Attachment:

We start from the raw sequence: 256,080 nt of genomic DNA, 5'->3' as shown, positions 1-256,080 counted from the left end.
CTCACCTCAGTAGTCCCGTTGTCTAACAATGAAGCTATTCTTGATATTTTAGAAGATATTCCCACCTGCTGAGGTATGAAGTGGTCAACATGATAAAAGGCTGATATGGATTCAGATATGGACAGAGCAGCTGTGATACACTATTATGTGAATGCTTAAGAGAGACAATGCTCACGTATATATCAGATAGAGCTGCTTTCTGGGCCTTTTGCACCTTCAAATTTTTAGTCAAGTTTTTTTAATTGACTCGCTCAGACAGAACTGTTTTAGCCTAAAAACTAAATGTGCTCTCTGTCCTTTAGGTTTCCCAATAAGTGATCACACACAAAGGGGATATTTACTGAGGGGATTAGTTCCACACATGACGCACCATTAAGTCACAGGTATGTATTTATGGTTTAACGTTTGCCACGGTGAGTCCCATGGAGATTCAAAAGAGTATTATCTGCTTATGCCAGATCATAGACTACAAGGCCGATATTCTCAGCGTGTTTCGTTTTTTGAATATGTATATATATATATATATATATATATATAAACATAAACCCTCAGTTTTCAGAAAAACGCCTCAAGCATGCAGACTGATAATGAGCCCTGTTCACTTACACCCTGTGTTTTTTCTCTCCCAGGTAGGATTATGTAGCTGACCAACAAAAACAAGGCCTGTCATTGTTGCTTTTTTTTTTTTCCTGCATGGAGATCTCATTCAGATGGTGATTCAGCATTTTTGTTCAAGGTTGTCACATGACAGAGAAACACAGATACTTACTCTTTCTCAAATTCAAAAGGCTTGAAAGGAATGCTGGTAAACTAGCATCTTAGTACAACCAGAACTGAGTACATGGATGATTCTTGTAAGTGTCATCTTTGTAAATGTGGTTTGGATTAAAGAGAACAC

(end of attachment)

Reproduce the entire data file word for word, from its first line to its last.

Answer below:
We start from the raw sequence: 256,080 nt of genomic DNA, 5'->3' as shown, positions 1-256,080 counted from the left end.
CTCACCTCAGTAGTCCCGTTGTCTAACAATGAAGCTATTCTTGATATTTTAGAAGATATTCCCACCTGCTGAGGTATGAAGTGGTCAACATGATAAAAGGCTGATATGGATTCAGATATGGACAGAGCAGCTGTGATACACTATTATGTGAATGCTTAAGAGAGACAATGCTCACGTATATATCAGATAGAGCTGCTTTCTGGGCCTTTTGCACCTTCAAATTTTTAGTCAAGTTTTTTTAATTGACTCGCTCAGACAGAACTGTTTTAGCCTAAAAACTAAATGTGCTCTCTGTCCTTTAGGTTTCCCAATAAGTGATCACACACAAAGGGGATATTTACTGAGGGGATTAGTTCCACACATGACGCACCATTAAGTCACAGGTATGTATTTATGGTTTAACGTTTGCCACGGTGAGTCCCATGGAGATTCAAAAGAGTATTATCTGCTTATGCCAGATCATAGACTACAAGGCCGATATTCTCAGCGTGTTTCGTTTTTTGAATATGTATATATATATATATATATATATATATAAACATAAACCCTCAGTTTTCAGAAAAACGCCTCAAGCATGCAGACTGATAATGAGCCCTGTTCACTTACACCCTGTGTTTTTTCTCTCCCAGGTAGGATTATGTAGCTGACCAACAAAAACAAGGCCTGTCATTGTTGCTTTTTTTTTTTTCCTGCATGGAGATCTCATTCAGATGGTGATTCAGCATTTTTGTTCAAGGTTGTCACATGACAGAGAAACACAGATACTTACTCTTTCTCAAATTCAAAAGGCTTGAAAGGAATGCTGGTAAACTAGCATCTTAGTACAACCAGAACTGAGTACATGGATGATTCTTGTAAGTGTCATCTTTGTAAATGTGGTTTGGATTAAAGAGAACAC